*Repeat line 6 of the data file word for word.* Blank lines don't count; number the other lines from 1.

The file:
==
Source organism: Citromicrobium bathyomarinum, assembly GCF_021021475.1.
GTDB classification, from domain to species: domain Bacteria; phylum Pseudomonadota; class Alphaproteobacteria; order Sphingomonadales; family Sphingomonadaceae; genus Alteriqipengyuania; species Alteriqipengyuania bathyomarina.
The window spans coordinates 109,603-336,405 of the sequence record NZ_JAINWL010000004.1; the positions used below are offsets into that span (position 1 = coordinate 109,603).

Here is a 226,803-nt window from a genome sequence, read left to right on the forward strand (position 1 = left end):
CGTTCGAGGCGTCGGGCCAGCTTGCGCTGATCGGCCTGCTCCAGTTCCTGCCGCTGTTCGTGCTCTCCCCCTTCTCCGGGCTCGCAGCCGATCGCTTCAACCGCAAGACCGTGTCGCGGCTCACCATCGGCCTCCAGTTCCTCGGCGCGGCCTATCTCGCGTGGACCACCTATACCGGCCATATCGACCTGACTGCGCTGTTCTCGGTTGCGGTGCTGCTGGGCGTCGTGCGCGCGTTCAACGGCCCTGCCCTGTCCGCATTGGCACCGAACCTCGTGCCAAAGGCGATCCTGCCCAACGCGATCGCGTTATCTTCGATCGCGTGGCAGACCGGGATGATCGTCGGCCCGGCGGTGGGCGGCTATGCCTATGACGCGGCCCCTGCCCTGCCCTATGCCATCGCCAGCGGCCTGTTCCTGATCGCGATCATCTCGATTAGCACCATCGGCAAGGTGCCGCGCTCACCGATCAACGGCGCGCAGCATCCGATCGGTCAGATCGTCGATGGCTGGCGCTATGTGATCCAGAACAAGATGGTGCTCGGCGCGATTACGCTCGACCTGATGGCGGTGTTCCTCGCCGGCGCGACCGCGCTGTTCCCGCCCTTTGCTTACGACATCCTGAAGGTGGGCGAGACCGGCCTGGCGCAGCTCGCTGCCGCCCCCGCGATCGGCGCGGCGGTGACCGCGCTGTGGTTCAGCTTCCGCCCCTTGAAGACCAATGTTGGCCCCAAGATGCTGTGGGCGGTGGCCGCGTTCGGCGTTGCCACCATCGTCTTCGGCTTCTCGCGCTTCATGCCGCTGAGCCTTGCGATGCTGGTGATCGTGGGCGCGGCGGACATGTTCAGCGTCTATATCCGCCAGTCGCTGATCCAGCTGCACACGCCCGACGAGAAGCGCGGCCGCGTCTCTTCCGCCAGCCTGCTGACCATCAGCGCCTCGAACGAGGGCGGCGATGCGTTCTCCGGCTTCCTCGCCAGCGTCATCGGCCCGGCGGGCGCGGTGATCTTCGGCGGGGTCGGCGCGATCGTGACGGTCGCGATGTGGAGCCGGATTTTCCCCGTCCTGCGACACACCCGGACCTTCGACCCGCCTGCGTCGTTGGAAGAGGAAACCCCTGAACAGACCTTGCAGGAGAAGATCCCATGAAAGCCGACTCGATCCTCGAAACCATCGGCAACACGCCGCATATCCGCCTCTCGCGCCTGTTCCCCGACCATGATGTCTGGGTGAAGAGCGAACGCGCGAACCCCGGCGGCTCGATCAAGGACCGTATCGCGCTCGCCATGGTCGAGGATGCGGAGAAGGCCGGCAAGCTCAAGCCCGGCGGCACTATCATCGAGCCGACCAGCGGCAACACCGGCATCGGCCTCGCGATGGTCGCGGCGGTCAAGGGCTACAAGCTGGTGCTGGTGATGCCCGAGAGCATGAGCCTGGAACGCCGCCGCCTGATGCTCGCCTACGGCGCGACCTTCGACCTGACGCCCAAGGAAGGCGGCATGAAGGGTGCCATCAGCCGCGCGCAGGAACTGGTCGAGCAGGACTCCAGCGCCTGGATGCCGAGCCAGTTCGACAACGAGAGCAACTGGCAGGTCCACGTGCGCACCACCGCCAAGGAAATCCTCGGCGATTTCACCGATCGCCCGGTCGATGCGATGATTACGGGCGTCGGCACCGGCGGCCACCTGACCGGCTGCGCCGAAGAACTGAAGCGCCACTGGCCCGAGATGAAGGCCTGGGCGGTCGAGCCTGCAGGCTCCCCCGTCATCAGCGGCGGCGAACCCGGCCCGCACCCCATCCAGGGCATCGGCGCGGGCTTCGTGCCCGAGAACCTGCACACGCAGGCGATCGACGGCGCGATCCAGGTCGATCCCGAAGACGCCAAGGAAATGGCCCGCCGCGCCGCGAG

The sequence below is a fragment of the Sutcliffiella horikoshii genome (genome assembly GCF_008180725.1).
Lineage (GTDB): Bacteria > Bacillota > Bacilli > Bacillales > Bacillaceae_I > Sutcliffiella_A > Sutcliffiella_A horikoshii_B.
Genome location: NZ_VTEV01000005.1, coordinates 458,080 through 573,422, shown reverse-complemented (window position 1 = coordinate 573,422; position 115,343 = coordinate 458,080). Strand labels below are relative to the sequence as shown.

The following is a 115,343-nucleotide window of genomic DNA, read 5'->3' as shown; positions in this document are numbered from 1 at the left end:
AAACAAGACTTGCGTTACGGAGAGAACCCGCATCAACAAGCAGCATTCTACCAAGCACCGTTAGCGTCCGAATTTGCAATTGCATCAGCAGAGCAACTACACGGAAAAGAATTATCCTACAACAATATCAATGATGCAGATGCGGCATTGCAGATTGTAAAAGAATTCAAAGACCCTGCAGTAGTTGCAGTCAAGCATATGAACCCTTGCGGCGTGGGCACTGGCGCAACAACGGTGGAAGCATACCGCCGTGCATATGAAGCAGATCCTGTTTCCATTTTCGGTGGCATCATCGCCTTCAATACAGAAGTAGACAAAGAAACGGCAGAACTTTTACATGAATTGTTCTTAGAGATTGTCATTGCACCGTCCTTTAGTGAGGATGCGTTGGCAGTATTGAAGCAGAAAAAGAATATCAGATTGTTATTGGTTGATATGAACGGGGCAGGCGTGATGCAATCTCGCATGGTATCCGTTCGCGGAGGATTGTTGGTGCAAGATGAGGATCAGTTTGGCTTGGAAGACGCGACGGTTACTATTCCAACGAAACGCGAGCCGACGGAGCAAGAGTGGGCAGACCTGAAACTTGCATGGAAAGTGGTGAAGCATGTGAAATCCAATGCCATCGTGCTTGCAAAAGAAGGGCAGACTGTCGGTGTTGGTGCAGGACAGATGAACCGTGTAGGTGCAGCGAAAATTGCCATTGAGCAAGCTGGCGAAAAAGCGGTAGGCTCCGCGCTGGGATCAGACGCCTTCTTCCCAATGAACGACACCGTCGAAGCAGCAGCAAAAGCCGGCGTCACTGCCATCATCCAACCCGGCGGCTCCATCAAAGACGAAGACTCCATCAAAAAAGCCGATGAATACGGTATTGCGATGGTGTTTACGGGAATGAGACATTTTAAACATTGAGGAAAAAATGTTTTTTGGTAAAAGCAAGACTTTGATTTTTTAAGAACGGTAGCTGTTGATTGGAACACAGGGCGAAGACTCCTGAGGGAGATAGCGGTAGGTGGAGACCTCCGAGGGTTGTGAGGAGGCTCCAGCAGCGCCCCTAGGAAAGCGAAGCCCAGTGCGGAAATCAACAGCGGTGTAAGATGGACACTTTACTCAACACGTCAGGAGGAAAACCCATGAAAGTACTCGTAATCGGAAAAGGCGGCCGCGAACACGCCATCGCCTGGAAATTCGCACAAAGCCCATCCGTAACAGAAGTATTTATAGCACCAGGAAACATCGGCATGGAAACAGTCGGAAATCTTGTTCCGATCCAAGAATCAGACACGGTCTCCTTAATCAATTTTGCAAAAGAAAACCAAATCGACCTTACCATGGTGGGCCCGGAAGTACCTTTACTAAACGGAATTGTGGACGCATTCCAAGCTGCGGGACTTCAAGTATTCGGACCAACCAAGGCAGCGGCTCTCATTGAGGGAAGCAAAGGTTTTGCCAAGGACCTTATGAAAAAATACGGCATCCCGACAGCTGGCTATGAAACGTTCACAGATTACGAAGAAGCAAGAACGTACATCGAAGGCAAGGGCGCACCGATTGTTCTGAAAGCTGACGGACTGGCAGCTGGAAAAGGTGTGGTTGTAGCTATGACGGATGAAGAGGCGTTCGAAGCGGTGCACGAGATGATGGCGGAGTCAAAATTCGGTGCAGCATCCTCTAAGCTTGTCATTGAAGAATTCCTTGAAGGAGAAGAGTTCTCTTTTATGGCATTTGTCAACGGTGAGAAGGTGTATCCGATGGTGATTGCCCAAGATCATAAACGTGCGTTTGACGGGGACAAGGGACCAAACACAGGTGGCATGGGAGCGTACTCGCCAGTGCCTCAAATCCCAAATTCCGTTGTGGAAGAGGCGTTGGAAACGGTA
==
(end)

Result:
The sequence below is a fragment of the Sutcliffiella horikoshii genome (genome assembly GCF_008180725.1).